it's just - well, weird that we have 36 actor hours to use (so nice and neat, six 6-hr days) but I am supposed to tell the company manager to pay those 6 hrs as 7?

wow.  You're right, it is weird.  With weekly pay, on the usual HAT contract, you get paid x amount and you're limited to working 42 hours in that week without overtime.  That's six 7-out-of-8-1/2-hour days (6 x 7 = 42). If you decide to replace any of those days with a straight-six, it doesn't matter, everyone still gets paid the same.  The LORT contract is 45 hours of rehearsal, which is six 7-1/2-out-of-9-hour days (6 x 7.5 = 45) - same situation.  A 36 hour workweek seems to imply six 6-hour days (6 x 6 = 36). 

BUT, as I think about this more:

If you were to have six straight-six rehearsals, and each one is charged as 7 hours of rehearsal, that means that you're getting paid for a workweek of 42 hours, not 36.  No producer who wanted a 36-hour week would agree to that, right?

What's the breakdown if you don't have the straight-six rehearsal option -  if you use 7-out-of-8-1/2 rehearsals?  Tues 6-11; Wed 6-11; Thu 6-11; Fri 2:30-11; Sat 2:30-11; Sun 2:30-11; that schedule adds up to 36 hours of rehearsal.  If you shorten two of the rehearsals, you can add a fourth 7-out-of-8-1/2 = Tu & Wed 7-11; Thu/Fri/Sat/Sun 2:30-11; but you can't get a fifth full day unless you rehearse only one hour on the sixth.  The workweek hour limitation prevents you from having the same schedule every day.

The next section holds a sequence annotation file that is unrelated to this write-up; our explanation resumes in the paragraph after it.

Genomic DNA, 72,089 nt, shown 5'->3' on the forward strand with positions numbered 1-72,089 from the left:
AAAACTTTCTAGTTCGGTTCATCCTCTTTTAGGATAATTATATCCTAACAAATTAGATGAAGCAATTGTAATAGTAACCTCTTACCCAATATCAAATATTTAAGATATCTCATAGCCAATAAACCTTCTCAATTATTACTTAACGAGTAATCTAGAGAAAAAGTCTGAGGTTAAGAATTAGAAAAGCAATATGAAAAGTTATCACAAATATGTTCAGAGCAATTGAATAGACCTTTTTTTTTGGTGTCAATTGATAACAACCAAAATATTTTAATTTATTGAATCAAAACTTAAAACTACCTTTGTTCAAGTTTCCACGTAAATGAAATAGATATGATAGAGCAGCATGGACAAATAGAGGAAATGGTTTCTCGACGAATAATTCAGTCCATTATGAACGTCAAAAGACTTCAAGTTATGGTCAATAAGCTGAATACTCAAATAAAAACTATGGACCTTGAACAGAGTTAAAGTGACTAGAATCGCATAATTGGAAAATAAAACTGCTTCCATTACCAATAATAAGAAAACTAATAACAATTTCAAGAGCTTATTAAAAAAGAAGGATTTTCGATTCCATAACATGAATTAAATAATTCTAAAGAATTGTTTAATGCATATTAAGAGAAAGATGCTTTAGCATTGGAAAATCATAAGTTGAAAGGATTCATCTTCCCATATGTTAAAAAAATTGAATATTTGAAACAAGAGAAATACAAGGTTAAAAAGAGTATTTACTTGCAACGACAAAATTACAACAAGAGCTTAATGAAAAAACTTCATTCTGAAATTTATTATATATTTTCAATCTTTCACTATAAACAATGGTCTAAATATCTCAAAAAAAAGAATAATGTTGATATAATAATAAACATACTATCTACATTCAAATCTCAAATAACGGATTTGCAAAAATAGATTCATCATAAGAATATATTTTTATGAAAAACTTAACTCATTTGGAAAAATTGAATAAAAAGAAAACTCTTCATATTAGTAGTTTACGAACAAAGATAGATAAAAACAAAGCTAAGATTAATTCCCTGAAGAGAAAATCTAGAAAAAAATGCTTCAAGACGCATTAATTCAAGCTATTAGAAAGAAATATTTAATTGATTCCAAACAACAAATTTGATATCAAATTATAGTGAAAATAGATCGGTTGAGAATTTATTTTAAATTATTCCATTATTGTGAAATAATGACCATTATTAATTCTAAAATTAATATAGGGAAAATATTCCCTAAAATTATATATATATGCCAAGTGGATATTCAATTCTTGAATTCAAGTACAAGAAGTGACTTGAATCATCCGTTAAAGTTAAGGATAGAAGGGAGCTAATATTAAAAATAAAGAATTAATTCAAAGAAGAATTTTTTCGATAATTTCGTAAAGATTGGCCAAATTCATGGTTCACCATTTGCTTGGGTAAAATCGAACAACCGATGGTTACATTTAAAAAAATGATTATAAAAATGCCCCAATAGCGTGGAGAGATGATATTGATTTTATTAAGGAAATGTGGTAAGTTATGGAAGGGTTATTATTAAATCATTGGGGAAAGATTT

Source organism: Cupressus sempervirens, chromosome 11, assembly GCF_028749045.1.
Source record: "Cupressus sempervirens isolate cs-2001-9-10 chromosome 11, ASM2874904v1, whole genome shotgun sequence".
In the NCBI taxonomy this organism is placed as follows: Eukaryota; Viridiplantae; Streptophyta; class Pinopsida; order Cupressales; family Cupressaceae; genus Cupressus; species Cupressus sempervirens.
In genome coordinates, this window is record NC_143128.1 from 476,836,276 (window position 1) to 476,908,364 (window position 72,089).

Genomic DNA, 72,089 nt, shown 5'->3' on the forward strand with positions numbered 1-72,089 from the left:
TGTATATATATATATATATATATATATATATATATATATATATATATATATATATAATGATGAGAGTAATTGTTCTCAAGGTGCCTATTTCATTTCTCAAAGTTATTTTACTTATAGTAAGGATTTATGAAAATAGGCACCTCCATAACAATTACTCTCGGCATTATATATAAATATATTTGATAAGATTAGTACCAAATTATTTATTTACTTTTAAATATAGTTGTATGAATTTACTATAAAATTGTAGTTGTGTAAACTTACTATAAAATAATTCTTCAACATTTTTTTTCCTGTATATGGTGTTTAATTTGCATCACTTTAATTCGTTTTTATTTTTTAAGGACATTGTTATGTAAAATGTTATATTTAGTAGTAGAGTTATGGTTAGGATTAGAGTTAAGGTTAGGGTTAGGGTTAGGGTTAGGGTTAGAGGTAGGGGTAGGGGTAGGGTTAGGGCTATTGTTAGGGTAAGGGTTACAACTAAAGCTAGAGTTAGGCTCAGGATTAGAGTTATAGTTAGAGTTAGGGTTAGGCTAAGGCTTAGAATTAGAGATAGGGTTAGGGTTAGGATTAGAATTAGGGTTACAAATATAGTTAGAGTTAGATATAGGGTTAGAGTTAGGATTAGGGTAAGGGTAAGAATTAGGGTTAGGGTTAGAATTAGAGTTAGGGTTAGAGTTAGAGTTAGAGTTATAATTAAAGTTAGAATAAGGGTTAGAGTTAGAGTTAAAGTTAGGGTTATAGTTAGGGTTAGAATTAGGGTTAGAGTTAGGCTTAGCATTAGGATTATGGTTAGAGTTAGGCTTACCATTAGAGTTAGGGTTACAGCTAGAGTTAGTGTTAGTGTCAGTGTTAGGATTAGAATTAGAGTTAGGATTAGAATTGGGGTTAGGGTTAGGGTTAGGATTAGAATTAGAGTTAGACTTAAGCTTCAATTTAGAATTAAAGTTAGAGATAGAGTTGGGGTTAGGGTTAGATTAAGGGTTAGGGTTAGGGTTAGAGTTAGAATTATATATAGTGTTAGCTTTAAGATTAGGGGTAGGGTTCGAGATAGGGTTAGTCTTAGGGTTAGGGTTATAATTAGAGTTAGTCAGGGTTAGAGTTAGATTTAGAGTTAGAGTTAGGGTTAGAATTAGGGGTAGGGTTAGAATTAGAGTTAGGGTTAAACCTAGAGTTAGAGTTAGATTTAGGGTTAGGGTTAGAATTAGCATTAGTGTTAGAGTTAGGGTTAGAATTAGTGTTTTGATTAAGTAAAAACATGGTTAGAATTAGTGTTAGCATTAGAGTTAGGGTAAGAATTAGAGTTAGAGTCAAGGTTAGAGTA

So with a 36-hour workweek, using all the hours, you have a maximum of four full days of rehearsal during the week.  Since a straight-six "shall replace a typical" 7-out-of-8-1/2 day, I read that as saying you have a maximum of four days you can use the straight-six option, and the other two days are four-hour rehearsal blocks.  And if I'm right about this, I would feel totally comfortable recording 7 hours' work on the 6-hour days - but only for actors who were there the whole day.